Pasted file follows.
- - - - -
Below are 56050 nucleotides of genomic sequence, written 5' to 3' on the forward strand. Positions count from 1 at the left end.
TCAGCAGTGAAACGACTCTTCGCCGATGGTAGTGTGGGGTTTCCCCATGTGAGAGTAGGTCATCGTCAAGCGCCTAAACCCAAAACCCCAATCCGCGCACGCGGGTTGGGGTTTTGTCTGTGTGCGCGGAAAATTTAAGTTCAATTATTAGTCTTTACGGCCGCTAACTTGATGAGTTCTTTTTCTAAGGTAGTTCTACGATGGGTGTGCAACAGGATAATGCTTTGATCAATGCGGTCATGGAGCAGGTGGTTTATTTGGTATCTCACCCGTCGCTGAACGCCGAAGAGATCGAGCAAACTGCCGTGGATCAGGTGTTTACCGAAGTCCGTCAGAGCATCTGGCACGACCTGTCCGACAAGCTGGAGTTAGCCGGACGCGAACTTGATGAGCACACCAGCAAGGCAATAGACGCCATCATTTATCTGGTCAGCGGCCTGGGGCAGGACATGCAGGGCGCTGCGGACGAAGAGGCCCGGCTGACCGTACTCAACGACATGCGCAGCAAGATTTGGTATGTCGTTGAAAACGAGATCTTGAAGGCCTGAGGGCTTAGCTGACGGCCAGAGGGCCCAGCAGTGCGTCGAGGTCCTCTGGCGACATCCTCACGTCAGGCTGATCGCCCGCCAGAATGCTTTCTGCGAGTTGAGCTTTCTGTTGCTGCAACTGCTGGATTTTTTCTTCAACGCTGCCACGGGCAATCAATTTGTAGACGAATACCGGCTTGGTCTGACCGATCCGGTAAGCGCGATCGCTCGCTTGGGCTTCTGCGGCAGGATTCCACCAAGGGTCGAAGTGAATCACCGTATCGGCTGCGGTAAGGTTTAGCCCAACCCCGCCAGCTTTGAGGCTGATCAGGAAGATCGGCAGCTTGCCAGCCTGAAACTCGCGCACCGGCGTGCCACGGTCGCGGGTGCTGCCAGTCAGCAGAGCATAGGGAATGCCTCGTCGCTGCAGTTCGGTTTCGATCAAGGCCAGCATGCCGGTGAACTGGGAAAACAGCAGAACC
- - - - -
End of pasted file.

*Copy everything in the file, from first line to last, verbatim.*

Below are 56050 nucleotides of genomic sequence, written 5' to 3' on the forward strand. Positions count from 1 at the left end.
TCAGCAGTGAAACGACTCTTCGCCGATGGTAGTGTGGGGTTTCCCCATGTGAGAGTAGGTCATCGTCAAGCGCCTAAACCCAAAACCCCAATCCGCGCACGCGGGTTGGGGTTTTGTCTGTGTGCGCGGAAAATTTAAGTTCAATTATTAGTCTTTACGGCCGCTAACTTGATGAGTTCTTTTTCTAAGGTAGTTCTACGATGGGTGTGCAACAGGATAATGCTTTGATCAATGCGGTCATGGAGCAGGTGGTTTATTTGGTATCTCACCCGTCGCTGAACGCCGAAGAGATCGAGCAAACTGCCGTGGATCAGGTGTTTACCGAAGTCCGTCAGAGCATCTGGCACGACCTGTCCGACAAGCTGGAGTTAGCCGGACGCGAACTTGATGAGCACACCAGCAAGGCAATAGACGCCATCATTTATCTGGTCAGCGGCCTGGGGCAGGACATGCAGGGCGCTGCGGACGAAGAGGCCCGGCTGACCGTACTCAACGACATGCGCAGCAAGATTTGGTATGTCGTTGAAAACGAGATCTTGAAGGCCTGAGGGCTTAGCTGACGGCCAGAGGGCCCAGCAGTGCGTCGAGGTCCTCTGGCGACATCCTCACGTCAGGCTGATCGCCCGCCAGAATGCTTTCTGCGAGTTGAGCTTTCTGTTGCTGCAACTGCTGGATTTTTTCTTCAACGCTGCCACGGGCAATCAATTTGTAGACGAATACCGGCTTGGTCTGACCGATCCGGTAAGCGCGATCGCTCGCTTGGGCTTCTGCGGCAGGATTCCACCAAGGGTCGAAGTGAATCACCGTATCGGCTGCGGTAAGGTTTAGCCCAACCCCGCCAGCTTTGAGGCTGATCAGGAAGATCGGCAGCTTGCCAGCCTGAAACTCGCGCACCGGCGTGCCACGGTCGCGGGTGCTGCCAGTCAGCAGAGCATAGGGAATGCCTCGTCGCTGCAGTTCGGTTTCGATCAAGGCCAGCATGCCGGTGAACTGGGAAAACAGCAGAACC